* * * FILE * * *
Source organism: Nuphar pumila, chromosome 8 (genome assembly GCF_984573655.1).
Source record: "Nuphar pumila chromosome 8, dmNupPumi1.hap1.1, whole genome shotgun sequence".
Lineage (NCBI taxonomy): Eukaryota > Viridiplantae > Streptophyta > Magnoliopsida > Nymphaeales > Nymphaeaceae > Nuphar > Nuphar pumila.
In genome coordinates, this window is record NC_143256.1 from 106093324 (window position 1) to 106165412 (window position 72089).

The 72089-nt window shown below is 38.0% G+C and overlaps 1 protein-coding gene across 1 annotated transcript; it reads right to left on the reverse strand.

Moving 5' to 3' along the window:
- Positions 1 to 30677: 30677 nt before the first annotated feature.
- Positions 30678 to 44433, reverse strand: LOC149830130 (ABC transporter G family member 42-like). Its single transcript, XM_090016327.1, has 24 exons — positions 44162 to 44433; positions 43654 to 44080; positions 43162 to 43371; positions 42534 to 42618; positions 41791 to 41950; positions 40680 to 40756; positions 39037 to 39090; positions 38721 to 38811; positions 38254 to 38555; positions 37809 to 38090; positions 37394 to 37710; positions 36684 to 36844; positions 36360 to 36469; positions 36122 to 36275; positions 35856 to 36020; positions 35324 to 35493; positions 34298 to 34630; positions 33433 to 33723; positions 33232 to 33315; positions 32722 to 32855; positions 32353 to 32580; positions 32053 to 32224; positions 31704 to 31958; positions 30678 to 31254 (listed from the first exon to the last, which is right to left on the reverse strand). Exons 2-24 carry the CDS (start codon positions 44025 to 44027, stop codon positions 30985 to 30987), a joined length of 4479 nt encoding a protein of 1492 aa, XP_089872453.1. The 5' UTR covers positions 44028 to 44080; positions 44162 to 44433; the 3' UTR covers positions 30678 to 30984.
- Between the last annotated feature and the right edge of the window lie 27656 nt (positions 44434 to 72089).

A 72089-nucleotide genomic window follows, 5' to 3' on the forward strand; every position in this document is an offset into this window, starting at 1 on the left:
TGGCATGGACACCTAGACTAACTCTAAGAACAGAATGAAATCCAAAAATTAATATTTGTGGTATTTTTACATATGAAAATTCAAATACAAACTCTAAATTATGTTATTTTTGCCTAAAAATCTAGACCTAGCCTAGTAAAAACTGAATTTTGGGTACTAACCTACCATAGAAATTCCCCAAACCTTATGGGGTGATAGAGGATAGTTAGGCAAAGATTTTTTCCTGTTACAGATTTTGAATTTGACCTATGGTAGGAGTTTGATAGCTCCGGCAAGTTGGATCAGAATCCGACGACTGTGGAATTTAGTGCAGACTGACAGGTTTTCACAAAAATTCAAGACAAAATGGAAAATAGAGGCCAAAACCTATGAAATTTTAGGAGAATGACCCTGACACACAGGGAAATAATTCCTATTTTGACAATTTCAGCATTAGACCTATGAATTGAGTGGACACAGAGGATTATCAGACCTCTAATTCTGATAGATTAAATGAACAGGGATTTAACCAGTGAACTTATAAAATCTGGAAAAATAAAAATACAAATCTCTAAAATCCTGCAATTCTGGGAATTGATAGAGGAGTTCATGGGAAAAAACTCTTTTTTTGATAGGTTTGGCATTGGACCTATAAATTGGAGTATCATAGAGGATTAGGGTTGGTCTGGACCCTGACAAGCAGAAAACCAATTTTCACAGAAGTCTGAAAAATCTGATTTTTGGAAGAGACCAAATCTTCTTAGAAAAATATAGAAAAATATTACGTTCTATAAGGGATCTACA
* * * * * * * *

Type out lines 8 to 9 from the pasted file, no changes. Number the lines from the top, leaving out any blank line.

- Positions 30678 to 44433, reverse strand: LOC149830130 (ABC transporter G family member 42-like). Its single transcript, XM_090016327.1, has 24 exons — positions 44162 to 44433; positions 43654 to 44080; positions 43162 to 43371; positions 42534 to 42618; positions 41791 to 41950; positions 40680 to 40756; positions 39037 to 39090; positions 38721 to 38811; positions 38254 to 38555; positions 37809 to 38090; positions 37394 to 37710; positions 36684 to 36844; positions 36360 to 36469; positions 36122 to 36275; positions 35856 to 36020; positions 35324 to 35493; positions 34298 to 34630; positions 33433 to 33723; positions 33232 to 33315; positions 32722 to 32855; positions 32353 to 32580; positions 32053 to 32224; positions 31704 to 31958; positions 30678 to 31254 (listed from the first exon to the last, which is right to left on the reverse strand). Exons 2-24 carry the CDS (start codon positions 44025 to 44027, stop codon positions 30985 to 30987), a joined length of 4479 nt encoding a protein of 1492 aa, XP_089872453.1. The 5' UTR covers positions 44028 to 44080; positions 44162 to 44433; the 3' UTR covers positions 30678 to 30984.
- Between the last annotated feature and the right edge of the window lie 27656 nt (positions 44434 to 72089).